The Continuing Care Plan is usually developed before the end of the residency. While every effort is made to share this plan with leadership and support persons, its practical application can in some instances only be determined when someone returns home. Arrangements that were not addressed at the time of discharge need to be finalized; up-to-date information needs to be shared, and continuity of care should be coordinated once again.
There can be some changes in leadership or the designated support persons that can occur during that time. Timely notification of these changes, and continuity of information transferred are helpful in maintaining a smooth transition. This includes the completion of the necessary release of information forms with new leadership or support person.
Recommendations for continuous medical attention, counselling, spiritual direction and Twelve-step work need to be followed up as well. When recommended, they form an integral part of the Continuing Care Plan and are significant to the quality and success of recovery. Any changes need to be shared with all parties involved in the Continuing Care Plan. Particular attention needs to be paid to modifications in medication, which can have an effect on emotions, cognitions, and behaviours that can be challenging to correct. Resumption of the same prescription can in some instances not work immediately and may result in having to find an alternative, which takes time to take effect. In the interim, other factors such as personality disorders, impulsivity, and poor judgment may surface, needing additional attention.
Returning home poses many emotional challenges. The most frequently described concern is how one will be received upon return. Individuals oftentimes feel anxious about what is expected of them or how they are remembered by their community, parish, or diocese. Residential treatment results in insights, changes in self-image, and ministerial plans. Individuals frequently worry if they will be understood or accepted.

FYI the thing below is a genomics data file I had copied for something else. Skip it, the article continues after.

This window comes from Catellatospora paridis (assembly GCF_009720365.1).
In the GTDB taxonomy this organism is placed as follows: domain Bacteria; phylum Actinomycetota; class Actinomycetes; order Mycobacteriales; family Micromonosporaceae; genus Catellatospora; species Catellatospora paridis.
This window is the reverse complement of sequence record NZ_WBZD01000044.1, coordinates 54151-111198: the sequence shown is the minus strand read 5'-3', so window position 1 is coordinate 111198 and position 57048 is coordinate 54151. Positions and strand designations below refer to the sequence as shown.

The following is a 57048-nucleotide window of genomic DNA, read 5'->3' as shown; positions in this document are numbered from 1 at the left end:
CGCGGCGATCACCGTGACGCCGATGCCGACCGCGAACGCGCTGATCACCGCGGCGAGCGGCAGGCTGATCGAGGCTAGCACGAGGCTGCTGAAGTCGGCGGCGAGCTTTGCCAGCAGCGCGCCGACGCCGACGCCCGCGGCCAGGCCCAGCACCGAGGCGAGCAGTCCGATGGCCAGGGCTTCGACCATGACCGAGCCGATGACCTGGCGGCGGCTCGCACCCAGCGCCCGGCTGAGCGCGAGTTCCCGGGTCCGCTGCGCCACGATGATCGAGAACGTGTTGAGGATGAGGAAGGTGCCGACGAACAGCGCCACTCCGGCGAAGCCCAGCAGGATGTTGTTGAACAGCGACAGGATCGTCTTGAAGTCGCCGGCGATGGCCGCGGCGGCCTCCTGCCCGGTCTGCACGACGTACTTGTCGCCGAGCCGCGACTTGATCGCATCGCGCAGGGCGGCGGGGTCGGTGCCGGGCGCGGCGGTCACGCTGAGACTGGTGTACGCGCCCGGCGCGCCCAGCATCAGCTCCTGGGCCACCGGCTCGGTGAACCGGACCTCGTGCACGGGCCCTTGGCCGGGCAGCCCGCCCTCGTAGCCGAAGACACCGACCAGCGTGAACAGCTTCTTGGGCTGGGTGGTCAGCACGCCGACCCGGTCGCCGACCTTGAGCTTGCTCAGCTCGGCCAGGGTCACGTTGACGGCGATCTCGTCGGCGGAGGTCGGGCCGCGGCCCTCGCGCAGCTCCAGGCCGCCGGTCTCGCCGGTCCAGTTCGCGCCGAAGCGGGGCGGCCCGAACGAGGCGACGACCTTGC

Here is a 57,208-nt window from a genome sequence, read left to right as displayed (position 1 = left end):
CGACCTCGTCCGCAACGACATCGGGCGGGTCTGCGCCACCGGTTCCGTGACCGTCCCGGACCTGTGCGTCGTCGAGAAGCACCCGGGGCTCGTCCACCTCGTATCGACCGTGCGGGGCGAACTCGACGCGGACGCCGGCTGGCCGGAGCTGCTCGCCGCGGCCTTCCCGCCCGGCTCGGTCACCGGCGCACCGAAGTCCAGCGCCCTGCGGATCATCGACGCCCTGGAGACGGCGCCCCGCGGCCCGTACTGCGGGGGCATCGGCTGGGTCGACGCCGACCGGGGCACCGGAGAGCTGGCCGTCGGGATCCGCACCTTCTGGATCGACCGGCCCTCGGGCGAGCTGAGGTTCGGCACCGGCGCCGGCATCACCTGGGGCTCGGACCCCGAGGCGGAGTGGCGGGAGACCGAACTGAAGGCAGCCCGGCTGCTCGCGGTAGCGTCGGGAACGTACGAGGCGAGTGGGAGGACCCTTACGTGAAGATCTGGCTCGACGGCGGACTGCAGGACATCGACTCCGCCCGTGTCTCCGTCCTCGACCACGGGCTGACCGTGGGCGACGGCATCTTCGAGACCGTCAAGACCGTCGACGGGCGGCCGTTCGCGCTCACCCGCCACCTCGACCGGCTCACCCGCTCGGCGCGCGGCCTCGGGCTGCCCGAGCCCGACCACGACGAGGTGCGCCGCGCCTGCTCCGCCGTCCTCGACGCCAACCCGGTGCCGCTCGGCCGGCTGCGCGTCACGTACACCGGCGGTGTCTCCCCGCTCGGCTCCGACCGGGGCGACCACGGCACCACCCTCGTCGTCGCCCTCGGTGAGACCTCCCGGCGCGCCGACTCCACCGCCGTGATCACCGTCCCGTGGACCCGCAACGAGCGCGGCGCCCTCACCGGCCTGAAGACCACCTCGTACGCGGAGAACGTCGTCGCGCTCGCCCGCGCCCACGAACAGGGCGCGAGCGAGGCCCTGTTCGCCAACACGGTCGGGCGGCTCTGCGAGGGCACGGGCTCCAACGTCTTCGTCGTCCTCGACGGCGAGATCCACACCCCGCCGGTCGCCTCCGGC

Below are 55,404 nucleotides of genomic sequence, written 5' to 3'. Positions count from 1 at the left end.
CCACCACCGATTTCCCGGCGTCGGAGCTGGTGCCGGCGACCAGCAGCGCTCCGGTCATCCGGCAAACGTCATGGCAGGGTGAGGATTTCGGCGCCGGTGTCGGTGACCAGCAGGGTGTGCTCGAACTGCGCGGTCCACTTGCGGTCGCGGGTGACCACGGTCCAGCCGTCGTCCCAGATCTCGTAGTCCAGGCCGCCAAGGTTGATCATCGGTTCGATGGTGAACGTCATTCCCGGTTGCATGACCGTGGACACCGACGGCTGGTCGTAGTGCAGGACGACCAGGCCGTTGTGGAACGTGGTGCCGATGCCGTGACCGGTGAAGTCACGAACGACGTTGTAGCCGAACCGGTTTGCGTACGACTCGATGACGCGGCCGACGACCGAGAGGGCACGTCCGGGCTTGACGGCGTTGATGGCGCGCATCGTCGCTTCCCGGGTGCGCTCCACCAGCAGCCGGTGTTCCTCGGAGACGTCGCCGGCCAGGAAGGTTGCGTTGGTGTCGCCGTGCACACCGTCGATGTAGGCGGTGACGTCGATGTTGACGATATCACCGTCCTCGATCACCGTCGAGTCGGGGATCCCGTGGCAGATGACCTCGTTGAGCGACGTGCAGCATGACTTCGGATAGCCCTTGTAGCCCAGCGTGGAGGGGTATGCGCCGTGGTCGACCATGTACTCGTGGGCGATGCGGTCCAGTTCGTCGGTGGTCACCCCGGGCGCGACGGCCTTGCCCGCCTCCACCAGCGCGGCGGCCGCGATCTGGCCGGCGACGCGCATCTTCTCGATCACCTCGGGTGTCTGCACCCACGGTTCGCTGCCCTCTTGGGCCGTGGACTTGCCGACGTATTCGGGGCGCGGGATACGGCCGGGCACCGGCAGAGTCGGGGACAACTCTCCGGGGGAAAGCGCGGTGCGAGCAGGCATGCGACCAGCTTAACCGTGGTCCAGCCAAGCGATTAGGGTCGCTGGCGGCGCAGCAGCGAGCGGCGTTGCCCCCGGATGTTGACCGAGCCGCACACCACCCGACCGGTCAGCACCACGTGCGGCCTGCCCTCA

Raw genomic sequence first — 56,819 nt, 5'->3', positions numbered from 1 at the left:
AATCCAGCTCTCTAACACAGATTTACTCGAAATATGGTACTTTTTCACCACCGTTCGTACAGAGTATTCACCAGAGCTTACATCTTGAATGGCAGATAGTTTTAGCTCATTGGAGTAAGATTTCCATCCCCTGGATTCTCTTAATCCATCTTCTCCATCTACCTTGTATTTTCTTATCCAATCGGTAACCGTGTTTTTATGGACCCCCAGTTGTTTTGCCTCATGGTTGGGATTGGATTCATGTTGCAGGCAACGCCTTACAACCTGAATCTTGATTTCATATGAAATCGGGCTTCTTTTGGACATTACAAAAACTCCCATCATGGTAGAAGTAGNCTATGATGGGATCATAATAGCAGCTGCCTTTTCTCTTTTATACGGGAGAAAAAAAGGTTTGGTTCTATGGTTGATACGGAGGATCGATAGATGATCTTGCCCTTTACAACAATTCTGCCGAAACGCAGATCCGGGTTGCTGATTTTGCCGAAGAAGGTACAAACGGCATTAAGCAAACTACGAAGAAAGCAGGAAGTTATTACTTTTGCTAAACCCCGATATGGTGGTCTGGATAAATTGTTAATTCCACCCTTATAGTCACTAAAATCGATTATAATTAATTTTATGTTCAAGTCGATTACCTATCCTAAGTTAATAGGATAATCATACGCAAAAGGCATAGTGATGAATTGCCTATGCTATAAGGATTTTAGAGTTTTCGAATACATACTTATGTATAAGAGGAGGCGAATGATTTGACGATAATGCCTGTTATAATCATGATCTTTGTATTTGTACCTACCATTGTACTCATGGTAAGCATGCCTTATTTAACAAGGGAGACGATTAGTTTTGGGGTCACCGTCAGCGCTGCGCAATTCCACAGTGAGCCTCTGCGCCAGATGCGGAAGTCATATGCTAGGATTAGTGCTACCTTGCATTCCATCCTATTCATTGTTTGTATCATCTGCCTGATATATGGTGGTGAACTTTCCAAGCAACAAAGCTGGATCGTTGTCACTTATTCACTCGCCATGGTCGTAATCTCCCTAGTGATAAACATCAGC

Every so often, questions arise about how best to share or discuss the experiences and the results of treatment with members of the community. The process begins long before the individual returns home when leadership is updated on how a resident is faring the program. It is essential to be mindful that these updates are also opportunities to bring forward concerns or limitations that need to be considered in planning for future ministry and/or placement. Things come together shortly before departure when a discharge planning meeting occurs. It is at this time that plans and recommendations are discussed and settled. The changes, gains, and insights the individual has realized are listed in the form of a Covenant. All elements of what is needed to sustain treatment accomplishments are also presented. A final letter is written and shared with the leadership which includes a description of as a resident’s course of treatment in more detail.
The way information is shared with others varies and needs to be discussed. It matters if one is returning to where they were before treatment or if one is starting off in a new placement and/or ministry. The sharing can take a form of a meeting with the community or through a direct communication. The process might need facilitation in some instances.